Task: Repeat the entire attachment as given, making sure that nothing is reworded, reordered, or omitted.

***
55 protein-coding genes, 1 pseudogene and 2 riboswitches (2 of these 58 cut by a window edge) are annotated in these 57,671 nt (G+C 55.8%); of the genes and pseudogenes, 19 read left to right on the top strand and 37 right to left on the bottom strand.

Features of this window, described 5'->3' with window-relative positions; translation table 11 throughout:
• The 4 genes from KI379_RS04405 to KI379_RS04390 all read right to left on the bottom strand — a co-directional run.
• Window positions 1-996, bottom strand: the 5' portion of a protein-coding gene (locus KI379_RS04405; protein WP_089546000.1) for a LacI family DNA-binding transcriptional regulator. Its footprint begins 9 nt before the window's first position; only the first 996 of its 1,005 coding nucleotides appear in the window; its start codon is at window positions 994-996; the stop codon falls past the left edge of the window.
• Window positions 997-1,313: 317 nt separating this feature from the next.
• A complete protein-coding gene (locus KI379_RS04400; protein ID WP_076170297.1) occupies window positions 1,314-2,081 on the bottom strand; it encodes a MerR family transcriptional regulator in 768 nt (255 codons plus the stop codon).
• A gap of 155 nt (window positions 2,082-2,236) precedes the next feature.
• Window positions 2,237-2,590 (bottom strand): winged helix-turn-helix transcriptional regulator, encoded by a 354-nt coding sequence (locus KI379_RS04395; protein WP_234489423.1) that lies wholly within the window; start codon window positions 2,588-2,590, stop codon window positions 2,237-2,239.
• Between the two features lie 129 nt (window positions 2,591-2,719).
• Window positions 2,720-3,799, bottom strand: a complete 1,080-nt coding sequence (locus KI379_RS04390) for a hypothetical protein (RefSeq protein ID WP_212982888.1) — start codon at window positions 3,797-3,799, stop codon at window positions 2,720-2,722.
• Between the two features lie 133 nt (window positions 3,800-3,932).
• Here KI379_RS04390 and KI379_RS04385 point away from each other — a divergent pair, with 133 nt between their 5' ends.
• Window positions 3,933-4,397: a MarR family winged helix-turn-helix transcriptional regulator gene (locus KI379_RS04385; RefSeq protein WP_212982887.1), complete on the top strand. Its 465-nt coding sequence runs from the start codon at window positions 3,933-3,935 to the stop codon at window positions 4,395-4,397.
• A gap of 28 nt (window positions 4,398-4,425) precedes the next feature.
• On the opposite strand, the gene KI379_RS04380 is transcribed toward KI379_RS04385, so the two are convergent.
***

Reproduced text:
55 protein-coding genes, 1 pseudogene and 2 riboswitches (2 of these 58 cut by a window edge) are annotated in these 57,671 nt (G+C 55.8%); of the genes and pseudogenes, 19 read left to right on the top strand and 37 right to left on the bottom strand.

Features of this window, described 5'->3' with window-relative positions; translation table 11 throughout:
• The 4 genes from KI379_RS04405 to KI379_RS04390 all read right to left on the bottom strand — a co-directional run.
• Window positions 1-996, bottom strand: the 5' portion of a protein-coding gene (locus KI379_RS04405; protein WP_089546000.1) for a LacI family DNA-binding transcriptional regulator. Its footprint begins 9 nt before the window's first position; only the first 996 of its 1,005 coding nucleotides appear in the window; its start codon is at window positions 994-996; the stop codon falls past the left edge of the window.
• Window positions 997-1,313: 317 nt separating this feature from the next.
• A complete protein-coding gene (locus KI379_RS04400; protein ID WP_076170297.1) occupies window positions 1,314-2,081 on the bottom strand; it encodes a MerR family transcriptional regulator in 768 nt (255 codons plus the stop codon).
• A gap of 155 nt (window positions 2,082-2,236) precedes the next feature.
• Window positions 2,237-2,590 (bottom strand): winged helix-turn-helix transcriptional regulator, encoded by a 354-nt coding sequence (locus KI379_RS04395; protein WP_234489423.1) that lies wholly within the window; start codon window positions 2,588-2,590, stop codon window positions 2,237-2,239.
• Between the two features lie 129 nt (window positions 2,591-2,719).
• Window positions 2,720-3,799, bottom strand: a complete 1,080-nt coding sequence (locus KI379_RS04390) for a hypothetical protein (RefSeq protein ID WP_212982888.1) — start codon at window positions 3,797-3,799, stop codon at window positions 2,720-2,722.
• Between the two features lie 133 nt (window positions 3,800-3,932).
• Here KI379_RS04390 and KI379_RS04385 point away from each other — a divergent pair, with 133 nt between their 5' ends.
• Window positions 3,933-4,397: a MarR family winged helix-turn-helix transcriptional regulator gene (locus KI379_RS04385; RefSeq protein WP_212982887.1), complete on the top strand. Its 465-nt coding sequence runs from the start codon at window positions 3,933-3,935 to the stop codon at window positions 4,395-4,397.
• A gap of 28 nt (window positions 4,398-4,425) precedes the next feature.
• On the opposite strand, the gene KI379_RS04380 is transcribed toward KI379_RS04385, so the two are convergent.